--Earth and Space Science
Students consider the impact our moon has on earth and explore a theory of how the moon came to exist.
Moon, lunar, earth, satellite, space, gravity, axis, orbit, tides, phases, giant impact hypothesis
Assess prior knowledge by asking what students know about the moon. What is it made of? How did it get there? What impact does it have on earth? Why does it look bigger at some times and smaller at other times? What have you always wondered about the moon? If desired, have students record their answers on a class chart paper, or on their own sheets of paper or K-W-L charts.
Then, frame the discussion as follows:
Since humans first appeared on earth, we have been fascinated by the moon. Despite having sent teams of astronauts to the lunar surface over 40 years ago, scientists are only now starting to understand the origins of the moon. While no one’s 100% sure, scientists have some ideas about how the moon may have come to exist. Let’s explore those ideas, then find out what the moon is like now and why it’s so important to earth.
These vocabulary terms are highlighted in bold the first time each appears in the lesson content below. When delivering the lesson, it makes sense to pause each time you encounter one of the words. When possible, ask students to use context clues to guess what each one means, then as a group, define the word correctly.
You may also choose to have students do Internet research on these vocabulary terms prior to the lesson. If so, ask them to serve as experts, stepping in to share a definition or two with classmates at a relevant point during the lesson. By the end of the lesson, students should have written down all of the terms and their correct definitions.
Students also can do pre-lesson research to determine the size of the moon and its distance from earth. During the What Is the Moon Like? portion of the lesson below, have them share these facts with the class.
Theia: This rogue planet, roughly the size of Mars, is believed to have collided with earth, causing the release of debris that resulted in the formation of the moon.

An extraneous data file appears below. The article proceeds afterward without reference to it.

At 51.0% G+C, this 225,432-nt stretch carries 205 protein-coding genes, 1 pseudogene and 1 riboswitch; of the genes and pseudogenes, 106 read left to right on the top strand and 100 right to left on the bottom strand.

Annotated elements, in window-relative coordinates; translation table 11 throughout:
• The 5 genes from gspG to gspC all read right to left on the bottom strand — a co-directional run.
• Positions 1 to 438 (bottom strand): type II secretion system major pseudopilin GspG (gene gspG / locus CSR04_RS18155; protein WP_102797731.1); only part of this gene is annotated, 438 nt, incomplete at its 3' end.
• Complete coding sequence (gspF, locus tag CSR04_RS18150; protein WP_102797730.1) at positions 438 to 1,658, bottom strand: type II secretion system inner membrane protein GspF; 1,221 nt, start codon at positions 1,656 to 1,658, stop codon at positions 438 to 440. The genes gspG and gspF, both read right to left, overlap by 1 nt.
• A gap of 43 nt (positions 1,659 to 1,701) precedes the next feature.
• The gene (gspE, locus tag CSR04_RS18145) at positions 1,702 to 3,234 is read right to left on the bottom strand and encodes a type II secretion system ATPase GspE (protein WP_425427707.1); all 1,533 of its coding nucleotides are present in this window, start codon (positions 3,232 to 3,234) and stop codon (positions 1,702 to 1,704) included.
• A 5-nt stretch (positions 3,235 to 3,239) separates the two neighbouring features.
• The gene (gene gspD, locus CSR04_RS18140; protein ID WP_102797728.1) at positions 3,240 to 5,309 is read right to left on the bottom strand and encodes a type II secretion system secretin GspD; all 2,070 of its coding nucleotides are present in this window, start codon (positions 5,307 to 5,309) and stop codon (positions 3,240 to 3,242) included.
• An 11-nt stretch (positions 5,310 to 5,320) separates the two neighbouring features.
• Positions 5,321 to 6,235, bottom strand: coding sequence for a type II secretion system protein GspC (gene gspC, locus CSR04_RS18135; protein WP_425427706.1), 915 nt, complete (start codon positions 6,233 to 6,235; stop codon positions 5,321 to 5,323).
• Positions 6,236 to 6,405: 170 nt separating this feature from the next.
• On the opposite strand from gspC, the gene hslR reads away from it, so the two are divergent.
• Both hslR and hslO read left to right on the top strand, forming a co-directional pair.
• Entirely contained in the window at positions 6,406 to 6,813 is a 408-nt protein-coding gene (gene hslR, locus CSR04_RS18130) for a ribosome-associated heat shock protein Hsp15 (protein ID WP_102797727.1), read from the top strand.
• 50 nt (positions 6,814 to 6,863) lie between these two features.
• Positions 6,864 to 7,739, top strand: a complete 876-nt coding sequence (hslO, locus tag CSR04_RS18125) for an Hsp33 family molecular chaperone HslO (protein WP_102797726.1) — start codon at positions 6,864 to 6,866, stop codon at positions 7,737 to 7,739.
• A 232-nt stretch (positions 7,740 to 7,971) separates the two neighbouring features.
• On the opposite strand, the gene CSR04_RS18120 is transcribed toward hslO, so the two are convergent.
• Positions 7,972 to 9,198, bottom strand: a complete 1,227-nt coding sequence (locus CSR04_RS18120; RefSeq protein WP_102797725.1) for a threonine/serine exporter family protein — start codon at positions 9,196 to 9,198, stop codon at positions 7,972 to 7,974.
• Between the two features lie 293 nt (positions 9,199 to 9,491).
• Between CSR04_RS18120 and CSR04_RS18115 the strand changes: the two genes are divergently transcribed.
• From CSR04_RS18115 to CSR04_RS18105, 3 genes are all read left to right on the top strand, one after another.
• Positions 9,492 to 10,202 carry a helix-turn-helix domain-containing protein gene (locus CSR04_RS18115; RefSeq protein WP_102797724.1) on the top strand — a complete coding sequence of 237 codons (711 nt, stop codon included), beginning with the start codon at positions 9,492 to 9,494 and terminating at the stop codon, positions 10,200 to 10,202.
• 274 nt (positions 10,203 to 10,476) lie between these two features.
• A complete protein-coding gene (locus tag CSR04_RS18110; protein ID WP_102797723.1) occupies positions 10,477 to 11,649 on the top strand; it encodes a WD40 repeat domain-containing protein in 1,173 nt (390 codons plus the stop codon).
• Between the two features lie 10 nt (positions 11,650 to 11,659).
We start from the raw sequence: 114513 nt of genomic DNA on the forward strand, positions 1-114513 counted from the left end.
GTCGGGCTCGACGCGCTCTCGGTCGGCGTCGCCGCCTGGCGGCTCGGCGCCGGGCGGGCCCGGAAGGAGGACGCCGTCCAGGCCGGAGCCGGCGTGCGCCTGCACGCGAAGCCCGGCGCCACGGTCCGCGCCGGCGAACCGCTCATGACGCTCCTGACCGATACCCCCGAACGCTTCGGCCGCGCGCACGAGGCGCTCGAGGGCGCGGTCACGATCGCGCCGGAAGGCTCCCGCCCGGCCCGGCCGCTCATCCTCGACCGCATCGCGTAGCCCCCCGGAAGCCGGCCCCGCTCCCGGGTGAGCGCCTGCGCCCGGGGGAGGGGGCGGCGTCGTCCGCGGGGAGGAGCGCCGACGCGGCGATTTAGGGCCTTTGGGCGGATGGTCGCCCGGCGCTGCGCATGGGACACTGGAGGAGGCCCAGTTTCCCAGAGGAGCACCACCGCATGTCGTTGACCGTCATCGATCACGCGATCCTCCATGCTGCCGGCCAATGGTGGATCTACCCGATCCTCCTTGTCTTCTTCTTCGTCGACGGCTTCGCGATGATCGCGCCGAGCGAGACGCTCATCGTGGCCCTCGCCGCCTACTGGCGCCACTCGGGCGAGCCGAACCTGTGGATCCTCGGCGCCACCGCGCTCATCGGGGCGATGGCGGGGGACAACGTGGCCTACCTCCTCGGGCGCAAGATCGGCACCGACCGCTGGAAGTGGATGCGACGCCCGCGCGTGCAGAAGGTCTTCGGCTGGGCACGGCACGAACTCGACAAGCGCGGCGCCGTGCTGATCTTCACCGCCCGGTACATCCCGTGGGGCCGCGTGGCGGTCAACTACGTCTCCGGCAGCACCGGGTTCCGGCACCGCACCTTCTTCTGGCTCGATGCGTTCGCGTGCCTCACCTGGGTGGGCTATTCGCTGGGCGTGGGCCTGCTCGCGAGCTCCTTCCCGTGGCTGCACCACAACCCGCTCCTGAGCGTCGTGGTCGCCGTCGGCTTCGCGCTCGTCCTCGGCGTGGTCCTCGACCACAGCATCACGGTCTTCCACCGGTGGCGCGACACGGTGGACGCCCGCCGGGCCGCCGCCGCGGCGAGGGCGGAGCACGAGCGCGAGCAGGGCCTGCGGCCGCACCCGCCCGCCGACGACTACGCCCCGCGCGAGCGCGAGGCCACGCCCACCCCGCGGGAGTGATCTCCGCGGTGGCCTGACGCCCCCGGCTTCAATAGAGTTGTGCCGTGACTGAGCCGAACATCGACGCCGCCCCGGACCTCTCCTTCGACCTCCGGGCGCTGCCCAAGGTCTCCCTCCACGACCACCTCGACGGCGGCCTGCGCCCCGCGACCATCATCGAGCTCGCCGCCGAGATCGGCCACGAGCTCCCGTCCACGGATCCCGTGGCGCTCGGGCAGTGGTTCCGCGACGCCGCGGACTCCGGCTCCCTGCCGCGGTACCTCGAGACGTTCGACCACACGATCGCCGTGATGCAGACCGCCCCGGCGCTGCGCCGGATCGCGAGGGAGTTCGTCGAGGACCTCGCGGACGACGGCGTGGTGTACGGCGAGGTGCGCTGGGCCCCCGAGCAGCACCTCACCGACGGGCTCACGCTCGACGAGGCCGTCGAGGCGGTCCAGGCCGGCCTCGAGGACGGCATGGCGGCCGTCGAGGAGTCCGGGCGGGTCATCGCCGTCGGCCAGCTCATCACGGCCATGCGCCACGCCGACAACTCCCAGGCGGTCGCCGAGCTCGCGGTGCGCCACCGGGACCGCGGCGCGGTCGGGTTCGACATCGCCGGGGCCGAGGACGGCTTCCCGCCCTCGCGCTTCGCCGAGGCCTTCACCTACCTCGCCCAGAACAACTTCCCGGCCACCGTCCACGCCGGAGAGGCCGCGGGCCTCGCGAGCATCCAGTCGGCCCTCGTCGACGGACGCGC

Orbit: The path a celestial body takes as it travels around its parent celestial body. Orbits tend to be elliptical (oval), but also can be circular.
Giant Impact Hypothesis: A currently accepted scientific theory of the formation of the moon. It involves a rogue (out-of-control) planet crashing into a still-molten earth about 4.5 billion years ago. (Molten means made of hot, liquid rock.) The debris (broken stuff) from the collision eventually coalesced (grew together, or fused) and formed the moon, while the earth reformed as well.
Satellite: A small celestial body that orbits a planet. Satellites are always smaller than their parent planets, though their size in relation to that planet may vary greatly.
Gravity: When physical bodies attract each other with a force proportional to their masses (more mass equals more force). Gravity is what gives weight to objects and causes them to fall to the ground when dropped.
Silica: Rock made from a combination of silicon and oxygen atoms.
Craters: Cup-shaped “dents” in the surface of the moon, caused by asteroids and other objects hitting the moon’s surface.
Full Moon: Occurs when the earth, moon and sun “line up” so that the moon is on the opposite side of the earth. The entire sunlit part of the moon is facing earth, so it appears large, round and bright.
New Moon: Occurs when the earth, moon and sun “line up” so that the moon is between the earth and sun. The entire sunlit part of the moon is on its back side (the half we cannot see from earth), so the moon appears dark and barely visible.
Tides: The rise and fall of sea levels caused by the combined effects of the gravitational forces exerted by the moon, the sun and the rotation of the earth.
High tide: When the moon pulls the ocean water up further onto the beach, creating less sand space.
Low tide: When the moon pulls the ocean out further, creating more sand space.
Axis: The angle at which a planet or satellite rotates relative to its poles. The earth rotates on an axis that is tilted by approximately 23 degrees.